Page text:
By Ferruh Demirmen, Ph.D.

When it comes to asserting “genocide,” fakery is not unusual in the propaganda arsenal of the Armenian camp. A recent example came to light in a news article published by “Public Radio of Armenia” – the official organ of Armenia. In its March 15, 2021 Internet edition, this news outlet published an article featuring the 100th anniversary of the assassination of Talaat Pasha by a young Armenian murderer named Soghomon Tehlirian.

Talaat Pasha was the Ottoman Minister of Interior Affairs – and later the Grand Vizier - that is commonly blamed for “Armenian genocide” by advocates of this alleged crime. He was murdered in broad daylight by Tehlirian in Berlin on March 15, 1921. In a 2-day trial that was a travesty of justice, Tehlirian was found not guilty by a Berlin court, and set free. Although there were about 10,000 German officers or specialist soldiers in the Ottoman Army during World War I, none of them was called as a witness, including General B. von Schellendorf, the deputy of Enver Pasha, the Minister of War, who would have been an obvious witness. The jury deliberations announcing “not guilty” lasted slightly more than an hour.

After spending some time in Europe, Tehlirian moved to America, and, not surprisingly, was treated as a hero by the Armenian community in the U.S. His grave in Fresno, California is marked by a monument in his honor. There are also several statues of him erected in Armenia.

What was most unusual in the Armenian radio’s news piece, was that the presumed copy of a March 15, 1921 headline from The New York Times contained the term “genocide.”

But the term “genocide” did not exist in 1921. It was coined and first used by Polish lawyer Raphael Lemkin in his 1944 Axis Rule in Occupied Europe in analysis of Nazi Germany. In the actual headlines of The Times published on March 16 and 17, 1921, retrieved from the archives, the word “genocide” is missing.

So, the headline included in the Armenian article is an outright fakery – a product of Photoshop artistry. So much so that, apart from the term “genocide,” the headline is a completely new creation, with no resemblance to the Times headline. What is playing out here, is a shameless attempt to advance the “genocide” narrative through perversion of a century-old The Times headline. The reader is surely deceived, journalistic ethics breached, and most likely laws – at least the copy-right law – violated.

Another aspect of the article is that its tenor tends to glorify the assassination of a high Ottoman official. For how can someone kill a man but not be a murderer, like Tehlirian claimed? And the news outlets such as the one cited above practicing such shady journalism is troubling! It is like calling the gang that stormed the U.S. Capitol on January 6, 2021 “peaceful demonstrators.” We have seen plenty of Armenian terror, i.e., ASALA/JCAG, born out of racial and ethnic hatred.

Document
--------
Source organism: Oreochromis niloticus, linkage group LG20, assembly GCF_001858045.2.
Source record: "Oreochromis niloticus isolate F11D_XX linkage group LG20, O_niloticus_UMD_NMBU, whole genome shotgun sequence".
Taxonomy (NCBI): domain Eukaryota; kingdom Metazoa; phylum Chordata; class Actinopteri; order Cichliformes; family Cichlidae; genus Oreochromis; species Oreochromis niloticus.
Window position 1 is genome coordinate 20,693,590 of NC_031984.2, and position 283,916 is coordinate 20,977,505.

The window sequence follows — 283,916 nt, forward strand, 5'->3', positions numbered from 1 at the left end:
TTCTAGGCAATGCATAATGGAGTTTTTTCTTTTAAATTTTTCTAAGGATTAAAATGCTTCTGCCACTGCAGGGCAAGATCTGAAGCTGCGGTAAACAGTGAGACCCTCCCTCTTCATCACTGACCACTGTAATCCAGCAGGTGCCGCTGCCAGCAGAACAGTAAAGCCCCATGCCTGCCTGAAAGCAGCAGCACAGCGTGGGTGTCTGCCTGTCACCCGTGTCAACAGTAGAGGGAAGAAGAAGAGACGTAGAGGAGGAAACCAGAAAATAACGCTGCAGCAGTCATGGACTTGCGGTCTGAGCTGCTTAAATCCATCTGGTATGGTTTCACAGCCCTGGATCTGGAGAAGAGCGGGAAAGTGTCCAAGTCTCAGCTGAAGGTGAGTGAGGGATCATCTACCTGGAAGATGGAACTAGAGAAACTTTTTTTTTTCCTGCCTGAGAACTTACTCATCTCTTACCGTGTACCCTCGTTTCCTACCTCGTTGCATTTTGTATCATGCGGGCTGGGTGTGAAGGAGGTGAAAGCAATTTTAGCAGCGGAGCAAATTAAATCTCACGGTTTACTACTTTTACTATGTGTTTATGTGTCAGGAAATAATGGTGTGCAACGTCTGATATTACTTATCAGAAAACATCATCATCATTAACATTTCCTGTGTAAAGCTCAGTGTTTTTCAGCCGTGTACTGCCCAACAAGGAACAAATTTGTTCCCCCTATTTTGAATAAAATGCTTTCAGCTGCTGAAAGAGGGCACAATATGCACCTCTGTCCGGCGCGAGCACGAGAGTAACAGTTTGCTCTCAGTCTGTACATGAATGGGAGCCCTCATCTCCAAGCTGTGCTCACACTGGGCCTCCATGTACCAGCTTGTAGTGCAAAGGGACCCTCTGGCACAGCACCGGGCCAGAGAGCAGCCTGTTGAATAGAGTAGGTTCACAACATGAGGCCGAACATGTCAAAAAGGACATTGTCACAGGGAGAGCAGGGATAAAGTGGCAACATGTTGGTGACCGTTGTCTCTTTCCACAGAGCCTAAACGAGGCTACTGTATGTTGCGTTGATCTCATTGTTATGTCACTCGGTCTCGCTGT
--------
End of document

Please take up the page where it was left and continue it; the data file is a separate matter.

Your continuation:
The New York Times is probably unaware of the journalistic deception perpetrated by the Armenian radio. The author took the trouble of alerting The Times accordingly. But given the fact that The Times, as most of the Western press, is pro-Armenian on the “genocide” controversy, it is doubtful whether this venerated news media will do anything about the deception. One can perhaps hope that journalistic ethics and respect for law will propel The Times to take some action.

On October 29, 2019, when the U.S. House of Representatives voted to recognize “Armenian genocide,” The New York Times published an op-ed on the same day by Samantha Power, an advocate of the Armenian narrative, praising the House vote. Obviously, considering the timing, there was a prior arrangement between The Times and Ms. Power. A few days later, The Times not only declined to publish the rebuttal of Power’s op-ed submitted by this author, it did not even acknowledge the receipt of it – even after reminders. Ironically, the newspaper’s website said, “The Times welcomes diversity of opinion.” If that was not the epitome of hypocrisy, one wonders what is!

Editor’s note: Ferruh Demirmen, Ph.D., is a retired oil and gas professional that has also done extensive research on the Armenian issue.

The New York Times news, Berlin, March 15 and 16, 1921 (rest of news cut out). Publication in U.S. on March 16 and 17, 1921, respectively.

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